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Channel Image Save and Restore for Modem Training Time Reduction

IP.com Disclosure Number: IPCOM000009606D
Publication Date: 2002-Sep-04
Document File: 4 page(s) / 107K

Publishing Venue

The IP.com Prior Art Database

Abstract

Disclosed is a method that uses the full resources of a modem receiver to identify a channel which the receiver has compensated for. The disclosed method defines a way to reduce connection delay on connections which have been previously “learned” without loss of performance once connected. Benefits include saving resources and code space.

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Channel Image Save and Restore for Modem Training
Time Reduction

Disclosed is a method  that uses the full resources of a modem receiver to identify a channel which the receiver has compensated for. The disclosed method defines a way to reduce connection delay on connections which have been previously “learned” without loss of performance once connected. Benefits include saving resources and code space.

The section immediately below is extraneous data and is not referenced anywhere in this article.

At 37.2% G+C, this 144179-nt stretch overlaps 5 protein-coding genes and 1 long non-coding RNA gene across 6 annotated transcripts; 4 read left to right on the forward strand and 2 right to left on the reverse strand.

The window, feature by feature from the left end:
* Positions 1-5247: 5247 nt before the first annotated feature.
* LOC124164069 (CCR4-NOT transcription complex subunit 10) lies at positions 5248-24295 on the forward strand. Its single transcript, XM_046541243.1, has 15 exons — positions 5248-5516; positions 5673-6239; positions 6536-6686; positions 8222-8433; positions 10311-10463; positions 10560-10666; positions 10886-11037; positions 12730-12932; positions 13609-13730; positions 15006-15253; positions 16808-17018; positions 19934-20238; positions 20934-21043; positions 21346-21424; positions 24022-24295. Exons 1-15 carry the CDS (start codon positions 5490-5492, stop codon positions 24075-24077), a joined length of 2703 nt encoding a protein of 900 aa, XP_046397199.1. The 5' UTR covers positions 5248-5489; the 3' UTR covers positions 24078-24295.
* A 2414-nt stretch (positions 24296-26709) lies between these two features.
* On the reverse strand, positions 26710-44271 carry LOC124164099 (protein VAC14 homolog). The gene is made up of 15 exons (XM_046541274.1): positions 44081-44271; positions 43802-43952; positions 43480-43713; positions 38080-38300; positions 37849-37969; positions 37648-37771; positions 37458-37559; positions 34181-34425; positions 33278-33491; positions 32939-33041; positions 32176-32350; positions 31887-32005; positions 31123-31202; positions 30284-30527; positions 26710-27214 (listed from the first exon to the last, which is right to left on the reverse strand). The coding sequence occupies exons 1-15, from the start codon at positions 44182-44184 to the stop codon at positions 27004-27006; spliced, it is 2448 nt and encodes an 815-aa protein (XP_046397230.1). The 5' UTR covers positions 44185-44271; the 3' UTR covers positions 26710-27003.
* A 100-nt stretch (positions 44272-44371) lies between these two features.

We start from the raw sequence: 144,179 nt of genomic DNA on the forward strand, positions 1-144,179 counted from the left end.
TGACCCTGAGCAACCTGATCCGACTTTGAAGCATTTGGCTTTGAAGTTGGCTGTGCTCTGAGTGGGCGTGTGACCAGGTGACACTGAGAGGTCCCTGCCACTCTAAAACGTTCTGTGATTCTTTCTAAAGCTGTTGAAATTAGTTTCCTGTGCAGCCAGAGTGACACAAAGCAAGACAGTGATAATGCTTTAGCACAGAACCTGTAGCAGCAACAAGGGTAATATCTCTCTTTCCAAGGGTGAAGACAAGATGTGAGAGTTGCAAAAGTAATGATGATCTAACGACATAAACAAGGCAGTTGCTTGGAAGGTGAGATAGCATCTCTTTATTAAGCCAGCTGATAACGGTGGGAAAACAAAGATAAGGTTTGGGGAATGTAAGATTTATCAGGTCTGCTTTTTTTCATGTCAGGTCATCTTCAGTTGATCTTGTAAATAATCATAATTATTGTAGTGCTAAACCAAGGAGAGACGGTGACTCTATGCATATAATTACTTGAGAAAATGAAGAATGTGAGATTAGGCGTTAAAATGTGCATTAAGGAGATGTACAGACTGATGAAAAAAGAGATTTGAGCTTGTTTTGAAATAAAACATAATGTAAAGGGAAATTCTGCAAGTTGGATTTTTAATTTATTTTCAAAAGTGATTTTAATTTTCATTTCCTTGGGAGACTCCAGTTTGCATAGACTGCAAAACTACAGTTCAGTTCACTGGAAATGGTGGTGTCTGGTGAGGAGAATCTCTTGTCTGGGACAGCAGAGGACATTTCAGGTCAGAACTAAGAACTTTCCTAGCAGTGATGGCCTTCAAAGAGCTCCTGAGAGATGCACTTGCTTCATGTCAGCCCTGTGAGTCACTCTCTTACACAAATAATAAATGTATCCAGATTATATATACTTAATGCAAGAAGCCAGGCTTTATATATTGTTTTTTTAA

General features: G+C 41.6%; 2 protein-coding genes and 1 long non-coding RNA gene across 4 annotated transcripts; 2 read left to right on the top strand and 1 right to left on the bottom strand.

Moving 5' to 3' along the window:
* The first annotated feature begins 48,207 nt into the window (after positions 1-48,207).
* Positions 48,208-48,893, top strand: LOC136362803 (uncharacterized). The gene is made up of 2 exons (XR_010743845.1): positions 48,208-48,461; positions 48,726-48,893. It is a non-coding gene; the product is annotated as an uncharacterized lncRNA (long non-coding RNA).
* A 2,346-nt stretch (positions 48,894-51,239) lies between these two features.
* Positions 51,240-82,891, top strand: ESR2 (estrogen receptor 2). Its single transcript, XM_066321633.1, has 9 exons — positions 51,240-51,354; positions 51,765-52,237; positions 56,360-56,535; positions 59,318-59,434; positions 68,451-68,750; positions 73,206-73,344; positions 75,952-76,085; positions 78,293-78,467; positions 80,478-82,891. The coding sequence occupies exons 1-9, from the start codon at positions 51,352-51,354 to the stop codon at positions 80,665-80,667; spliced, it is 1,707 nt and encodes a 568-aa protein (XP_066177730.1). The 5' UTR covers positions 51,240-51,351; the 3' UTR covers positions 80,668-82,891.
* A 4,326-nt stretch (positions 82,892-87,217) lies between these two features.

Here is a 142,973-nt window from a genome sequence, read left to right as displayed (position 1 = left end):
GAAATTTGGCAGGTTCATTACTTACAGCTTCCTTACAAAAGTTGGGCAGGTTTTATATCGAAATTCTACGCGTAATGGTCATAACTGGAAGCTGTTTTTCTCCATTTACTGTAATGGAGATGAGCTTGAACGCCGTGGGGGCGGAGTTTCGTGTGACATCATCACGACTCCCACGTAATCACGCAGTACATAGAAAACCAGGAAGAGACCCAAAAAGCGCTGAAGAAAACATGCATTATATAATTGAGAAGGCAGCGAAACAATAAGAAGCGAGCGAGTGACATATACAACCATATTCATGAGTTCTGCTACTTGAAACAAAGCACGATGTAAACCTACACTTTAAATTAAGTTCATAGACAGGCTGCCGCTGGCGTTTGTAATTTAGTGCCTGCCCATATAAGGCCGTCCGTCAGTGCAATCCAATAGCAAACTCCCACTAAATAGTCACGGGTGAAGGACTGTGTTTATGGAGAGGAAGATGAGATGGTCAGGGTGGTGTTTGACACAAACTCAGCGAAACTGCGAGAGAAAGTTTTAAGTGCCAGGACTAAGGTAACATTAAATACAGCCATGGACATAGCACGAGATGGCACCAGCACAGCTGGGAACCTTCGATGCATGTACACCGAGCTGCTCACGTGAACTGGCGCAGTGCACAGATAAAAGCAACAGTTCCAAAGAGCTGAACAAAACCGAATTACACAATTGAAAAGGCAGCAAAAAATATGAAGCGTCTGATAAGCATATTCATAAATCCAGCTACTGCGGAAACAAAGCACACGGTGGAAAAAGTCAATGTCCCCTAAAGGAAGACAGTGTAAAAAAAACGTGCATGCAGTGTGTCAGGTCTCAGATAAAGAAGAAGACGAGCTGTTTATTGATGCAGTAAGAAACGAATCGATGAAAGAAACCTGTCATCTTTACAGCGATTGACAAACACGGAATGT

Background

When two modems connect to each other over the PSTN they can, according to various International Telecommunications Union specifications, use time during connection establishment to allow their adaptive filters to “train” or “learn” the channel characteristics to achieve optimal performance (see Figure 1). This learning process typically consists of updating vectors with new values based on an informed trial-and-error algorithm, such as Least Mean Squared (LMS), and can take thousands of iterations to achieve a useful level of performance. This training time represents much of the connection delay between dialing up the Internet Service Provider and actually logging in.

General Description

Figure 2 shows a block diagram of a typical modem transmitter/receiver pair. The transmitter modulates TX Customer Data onto a signal, which is sent to the telephone line (TX Line Signal) and drives an echo canceller. The receiver accepts the impaired RX Line Signal from the Local Loop, subtracts the local Transmitter echo by adding in the Echo Canceler output, and then compensates for channel impairments via the Gain Compensation and Equalizer functions. The correct received symbol is detected in the Slicer, is decoded and descrambled, then sent to the user as RX Customer Data.  These receiver functions rely on dedicated Data RAM to adapt t...